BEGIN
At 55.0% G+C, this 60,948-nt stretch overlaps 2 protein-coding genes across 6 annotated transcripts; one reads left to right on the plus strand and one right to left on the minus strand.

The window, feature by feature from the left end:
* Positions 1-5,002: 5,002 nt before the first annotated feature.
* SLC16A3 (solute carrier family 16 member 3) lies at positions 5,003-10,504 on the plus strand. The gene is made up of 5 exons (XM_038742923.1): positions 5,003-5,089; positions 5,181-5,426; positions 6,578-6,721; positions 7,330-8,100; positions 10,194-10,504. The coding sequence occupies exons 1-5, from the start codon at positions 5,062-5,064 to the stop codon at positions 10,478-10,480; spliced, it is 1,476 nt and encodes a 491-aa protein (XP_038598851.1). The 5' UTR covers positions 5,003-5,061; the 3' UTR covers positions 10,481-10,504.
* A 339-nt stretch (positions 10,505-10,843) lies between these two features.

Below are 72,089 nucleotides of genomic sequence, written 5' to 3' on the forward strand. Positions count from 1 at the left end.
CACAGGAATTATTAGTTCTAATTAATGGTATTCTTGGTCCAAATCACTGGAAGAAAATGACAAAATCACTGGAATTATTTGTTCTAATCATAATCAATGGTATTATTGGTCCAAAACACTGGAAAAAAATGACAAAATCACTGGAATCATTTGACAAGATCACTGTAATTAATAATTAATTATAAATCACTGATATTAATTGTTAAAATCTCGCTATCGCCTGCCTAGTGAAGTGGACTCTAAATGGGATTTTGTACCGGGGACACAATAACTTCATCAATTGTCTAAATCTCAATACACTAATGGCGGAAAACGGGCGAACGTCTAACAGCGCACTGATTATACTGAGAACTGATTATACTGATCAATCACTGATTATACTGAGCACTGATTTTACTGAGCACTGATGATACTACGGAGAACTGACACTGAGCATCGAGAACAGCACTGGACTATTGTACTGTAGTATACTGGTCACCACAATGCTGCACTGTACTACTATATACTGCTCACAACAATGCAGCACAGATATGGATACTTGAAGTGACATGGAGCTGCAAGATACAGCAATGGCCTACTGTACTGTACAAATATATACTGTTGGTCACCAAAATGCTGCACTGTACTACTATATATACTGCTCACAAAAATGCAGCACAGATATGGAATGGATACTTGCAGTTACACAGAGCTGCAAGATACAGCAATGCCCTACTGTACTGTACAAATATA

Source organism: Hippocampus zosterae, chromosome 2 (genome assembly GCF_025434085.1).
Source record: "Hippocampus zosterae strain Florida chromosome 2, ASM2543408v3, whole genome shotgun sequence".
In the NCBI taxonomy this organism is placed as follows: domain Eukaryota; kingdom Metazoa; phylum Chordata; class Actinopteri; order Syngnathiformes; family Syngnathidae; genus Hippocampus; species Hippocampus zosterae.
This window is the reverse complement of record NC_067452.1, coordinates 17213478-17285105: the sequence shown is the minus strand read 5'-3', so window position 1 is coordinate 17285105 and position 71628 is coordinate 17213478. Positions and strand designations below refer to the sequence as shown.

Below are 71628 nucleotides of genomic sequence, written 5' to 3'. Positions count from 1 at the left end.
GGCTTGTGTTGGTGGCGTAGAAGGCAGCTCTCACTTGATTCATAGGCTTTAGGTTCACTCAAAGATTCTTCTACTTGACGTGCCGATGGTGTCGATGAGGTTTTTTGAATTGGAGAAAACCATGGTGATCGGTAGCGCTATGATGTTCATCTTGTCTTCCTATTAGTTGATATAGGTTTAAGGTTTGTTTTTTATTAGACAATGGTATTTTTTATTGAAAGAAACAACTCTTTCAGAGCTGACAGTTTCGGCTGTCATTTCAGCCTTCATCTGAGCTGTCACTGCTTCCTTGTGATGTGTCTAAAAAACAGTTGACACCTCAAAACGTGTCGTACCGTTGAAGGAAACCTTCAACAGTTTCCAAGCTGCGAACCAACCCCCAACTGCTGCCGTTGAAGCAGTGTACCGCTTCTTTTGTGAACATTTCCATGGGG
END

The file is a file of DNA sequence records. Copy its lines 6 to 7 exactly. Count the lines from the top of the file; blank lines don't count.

Below are 72,089 nucleotides of genomic sequence, written 5' to 3' on the forward strand. Positions count from 1 at the left end.
CACAGGAATTATTAGTTCTAATTAATGGTATTCTTGGTCCAAATCACTGGAAGAAAATGACAAAATCACTGGAATTATTTGTTCTAATCATAATCAATGGTATTATTGGTCCAAAACACTGGAAAAAAATGACAAAATCACTGGAATCATTTGACAAGATCACTGTAATTAATAATTAATTATAAATCACTGATATTAATTGTTAAAATCTCGCTATCGCCTGCCTAGTGAAGTGGACTCTAAATGGGATTTTGTACCGGGGACACAATAACTTCATCAATTGTCTAAATCTCAATACACTAATGGCGGAAAACGGGCGAACGTCTAACAGCGCACTGATTATACTGAGAACTGATTATACTGATCAATCACTGATTATACTGAGCACTGATTTTACTGAGCACTGATGATACTACGGAGAACTGACACTGAGCATCGAGAACAGCACTGGACTATTGTACTGTAGTATACTGGTCACCACAATGCTGCACTGTACTACTATATACTGCTCACAACAATGCAGCACAGATATGGATACTTGAAGTGACATGGAGCTGCAAGATACAGCAATGGCCTACTGTACTGTACAAATATATACTGTTGGTCACCAAAATGCTGCACTGTACTACTATATATACTGCTCACAAAAATGCAGCACAGATATGGAATGGATACTTGCAGTTACACAGAGCTGCAAGATACAGCAATGCCCTACTGTACTGTACAAATATA